Retired psychotherapist and poet Larry Robinson says that the damage inflicted by leaf blowers goes beyond physical, that "the soul experiences mechanical sounds as an assault." The sound from gas blowers "overwhelms all other sounds," he says, "including music, conversation, the wind through the trees, or the songs of birds."
More than 100 US cities and towns have banned or restricted leaf blowers, and communities close to DC have taken notice, Fallows says. "We're getting people from both northern Virginia and Maryland writing us, saying, 'How can we extend this to Bethesda, to Arlington, to Falls Church?'"
On the other side of the country, California will halt the sale of most gas-powered leaf blowers, lawnmowers, and other small off-road engines (aptly known as SOREs) in 2024 but not restrict their use. Though the California legislation passed by a wide margin, Christopher Dilbeck of CARB says that a statewide ban is not realistic. According to Dilbeck, it would be impractical to have a requirement to stop using this kind of equipment as there are millions of pieces already in use in California.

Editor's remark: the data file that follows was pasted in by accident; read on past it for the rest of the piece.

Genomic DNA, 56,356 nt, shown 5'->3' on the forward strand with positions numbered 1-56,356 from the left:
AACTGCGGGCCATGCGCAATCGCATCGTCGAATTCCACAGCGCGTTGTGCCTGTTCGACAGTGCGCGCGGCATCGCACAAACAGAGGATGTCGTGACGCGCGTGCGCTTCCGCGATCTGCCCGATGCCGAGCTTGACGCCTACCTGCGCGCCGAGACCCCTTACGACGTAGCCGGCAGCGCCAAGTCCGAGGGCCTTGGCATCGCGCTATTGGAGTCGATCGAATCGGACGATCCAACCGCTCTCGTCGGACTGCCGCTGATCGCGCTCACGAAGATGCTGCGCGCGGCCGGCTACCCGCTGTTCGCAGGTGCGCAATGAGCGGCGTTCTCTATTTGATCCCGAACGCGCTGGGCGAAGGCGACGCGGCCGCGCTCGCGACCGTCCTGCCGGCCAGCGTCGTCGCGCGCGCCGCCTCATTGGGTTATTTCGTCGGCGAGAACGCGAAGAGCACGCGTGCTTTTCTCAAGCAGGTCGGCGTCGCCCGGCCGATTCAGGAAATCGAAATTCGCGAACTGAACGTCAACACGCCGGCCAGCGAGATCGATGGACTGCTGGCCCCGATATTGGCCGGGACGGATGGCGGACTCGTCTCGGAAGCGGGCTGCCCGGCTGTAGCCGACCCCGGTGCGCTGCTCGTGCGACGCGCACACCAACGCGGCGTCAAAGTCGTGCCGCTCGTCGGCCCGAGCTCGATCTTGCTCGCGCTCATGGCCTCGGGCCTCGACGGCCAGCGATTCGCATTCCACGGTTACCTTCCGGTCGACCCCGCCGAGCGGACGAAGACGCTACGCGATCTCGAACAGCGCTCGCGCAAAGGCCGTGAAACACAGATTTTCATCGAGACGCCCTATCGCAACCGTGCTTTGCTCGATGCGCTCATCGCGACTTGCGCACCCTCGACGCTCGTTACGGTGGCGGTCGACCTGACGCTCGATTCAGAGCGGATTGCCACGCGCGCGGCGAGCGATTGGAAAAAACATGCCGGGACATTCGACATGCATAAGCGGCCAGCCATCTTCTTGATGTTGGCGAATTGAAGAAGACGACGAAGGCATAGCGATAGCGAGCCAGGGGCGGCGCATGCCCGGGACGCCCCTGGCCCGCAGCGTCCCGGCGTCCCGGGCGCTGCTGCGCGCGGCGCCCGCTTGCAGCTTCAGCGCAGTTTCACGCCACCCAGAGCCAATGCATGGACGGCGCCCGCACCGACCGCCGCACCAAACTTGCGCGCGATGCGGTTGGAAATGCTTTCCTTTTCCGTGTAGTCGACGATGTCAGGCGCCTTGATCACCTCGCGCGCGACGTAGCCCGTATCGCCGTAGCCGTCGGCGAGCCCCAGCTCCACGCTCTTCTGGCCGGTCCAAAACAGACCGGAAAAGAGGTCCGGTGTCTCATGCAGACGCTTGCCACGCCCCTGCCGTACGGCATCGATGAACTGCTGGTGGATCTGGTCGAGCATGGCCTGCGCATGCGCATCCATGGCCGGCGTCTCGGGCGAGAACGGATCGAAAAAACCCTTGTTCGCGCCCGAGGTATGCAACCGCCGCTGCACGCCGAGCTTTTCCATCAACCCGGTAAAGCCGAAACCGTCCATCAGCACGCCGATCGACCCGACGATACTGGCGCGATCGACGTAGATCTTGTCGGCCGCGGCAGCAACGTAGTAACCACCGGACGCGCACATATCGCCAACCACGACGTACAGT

Last year, smog-forming emissions from SOREs surpassed emissions from passenger cars in California. It's astounding but true: Gas leaf blowers, generators, and lawnmowers emit more air pollutants statewide than California's 14 million cars.